I hope that the presence of my ministerial colleagues who are sitting to my right and my left demonstrates the cross-portfolio and cross-Government importance that we attach to the agenda. I reiterate, as I said in my statement, that an action group that will include relevant officials from across the Scottish Government, the Scottish Prison Service and the NHS has been convened to oversee progress on the review’s recommendations. We remain absolutely committed to improving outcomes for young people who are in custody. Alongside my ministerial colleagues, I will hold a round-table meeting with key partner agencies before the end of the year to review our progress.
I mentioned that I hope to meet the families of Katie Allan and William Lindsay—I think that I will meet Katie Allan’s family next week. I would like those families, and others who have been similarly affected, to help us to shape the response. It is hugely important that we listen to their concerns and to people’s lived experience of Polmont, custody and the justice system more broadly, and that people’s views are fed into how we shape the response.
I am interested in why the inspection report did not look into the culture of bullying that had been highlighted in previous inspections dating back as far as 2003.
The cabinet secretary will be aware that Katie Allan’s death certificate records her cause of death as hanging, but the SPS website has registered the cause of her death as being “Not Determined—Awaiting FAI”. If the incident had happened in England or Wales, under the Ministry of Justice, it might have been recorded as being a suspected suicide that was awaiting an FAI. That does not feel quite right to me. Does the cabinet secretary agree that we need greater transparency? How might we achieve that?
On Monica Lennon’s first point, she is within her rights to write to the inspector—who is, of course, independent—to ask any questions on the inspection report or the expert review. The inspection report on Polmont is very thorough and says a lot about the workforce. I paraphrase slightly, but I do not think that I am too far off the mark in saying that it describes the workforce as compassionate and committed. I do not doubt that the vast majority of Polmont staff are just that. The inspector carried out close scrutiny of the workforce. If Monica Lennon has questions about the inspection, she would be right to go to the independent inspector and ask them.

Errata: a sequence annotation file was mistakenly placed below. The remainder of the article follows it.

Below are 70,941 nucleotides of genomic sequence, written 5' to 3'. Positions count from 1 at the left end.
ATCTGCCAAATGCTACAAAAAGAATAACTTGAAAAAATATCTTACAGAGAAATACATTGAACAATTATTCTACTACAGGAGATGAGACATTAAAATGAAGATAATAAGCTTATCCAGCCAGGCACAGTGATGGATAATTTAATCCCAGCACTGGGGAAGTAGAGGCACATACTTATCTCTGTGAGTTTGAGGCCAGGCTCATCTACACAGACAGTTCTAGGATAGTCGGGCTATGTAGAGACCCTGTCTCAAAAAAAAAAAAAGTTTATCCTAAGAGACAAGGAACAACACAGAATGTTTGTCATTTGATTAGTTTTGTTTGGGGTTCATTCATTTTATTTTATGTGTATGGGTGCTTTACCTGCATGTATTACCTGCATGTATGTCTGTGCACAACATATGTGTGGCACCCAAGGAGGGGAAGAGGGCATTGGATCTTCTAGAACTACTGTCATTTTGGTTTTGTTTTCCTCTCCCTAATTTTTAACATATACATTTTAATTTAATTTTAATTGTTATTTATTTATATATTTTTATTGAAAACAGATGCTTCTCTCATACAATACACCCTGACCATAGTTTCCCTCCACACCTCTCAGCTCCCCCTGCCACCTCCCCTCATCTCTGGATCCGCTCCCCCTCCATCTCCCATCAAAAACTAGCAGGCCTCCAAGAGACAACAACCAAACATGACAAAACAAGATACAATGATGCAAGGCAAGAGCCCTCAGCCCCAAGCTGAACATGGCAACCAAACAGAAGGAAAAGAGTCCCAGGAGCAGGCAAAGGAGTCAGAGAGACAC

I agree with Monica Lennon that we need greater transparency. I said in my statement that transparency is hugely important. I understand the dilemma that the Scottish Prison Service has when a fatal accident inquiry is involved. I know that the SPS feels that it has to be extremely careful about what it says publicly and about what is put in the public domain before the determination is made in an FAI. Notwithstanding that, there are examples—Monica Lennon cited England and Wales—of things that we could do to improve communication, transparency and openness, which are so important for public confidence. That issue is being explored and taken forward as we speak.
Emma Harper will be followed by Margaret Mitchell. I am afraid that Margaret Mitchell’s question might have to be the last one, because of the length of the answers. I appreciate why the answers have been longer, given the circumstances, and I hope that members understand, too.
We will continue to invest in the prison estate. At the moment, investment is focused on the women’s custodial estate. For example, the new community custody units are designed to help with family support.
The pilot of in-cell phones at Polmont is exciting, and is potentially hugely important for family relations and connections. The prison visitor centres that we help to fund are also really important. They sometimes get negative publicity from elements in the media, which is unfair, but the centres are hugely important in respect of family contact. Family contact and family relationships are hugely important for our young people. Where the Prison Service has not got that right at Polmont, there are plenty of recommendations for us to take forward. That is why we are piloting the in-cell phones in Polmont first, rather than in other parts of the prison estate.
During the Justice Committee’s short inquiry into secure care places and mental health provision in Scotland, the committee heard that the transition between a secure care place and Polmont can be vital. Some young vulnerable people benefit from close personal relationships that are formed in the secure care place, only for those relationships to be broken when the young person is 18 and has to transfer to Polmont. Will the cabinet secretary undertake to look at the transition rules to ensure that they are not so inflexible that they undo months of good work that vulnerable young people have already undertaken in secure care?
Yes. I will be happy to explore issues to do with transition, with my colleague the Deputy First Minister and Cabinet Secretary for Education and Skills. Margaret Mitchell has raised an important issue.
A related point, on which the review shone a light, is the disappointing nature of information sharing between agencies and services. We are all aware that there are issues to do with information sharing, and the health and justice collaboration improvement board is looking at the matter. The information that flows between the courts, social work, secure care units and the prison estate is vital, so there should be no gaps in that regard.
I assure Margaret Mitchell that we will reflect on what she said about transition. In addition, the key recommendation on information sharing is being taken forward and we will monitor the situation, through the action group.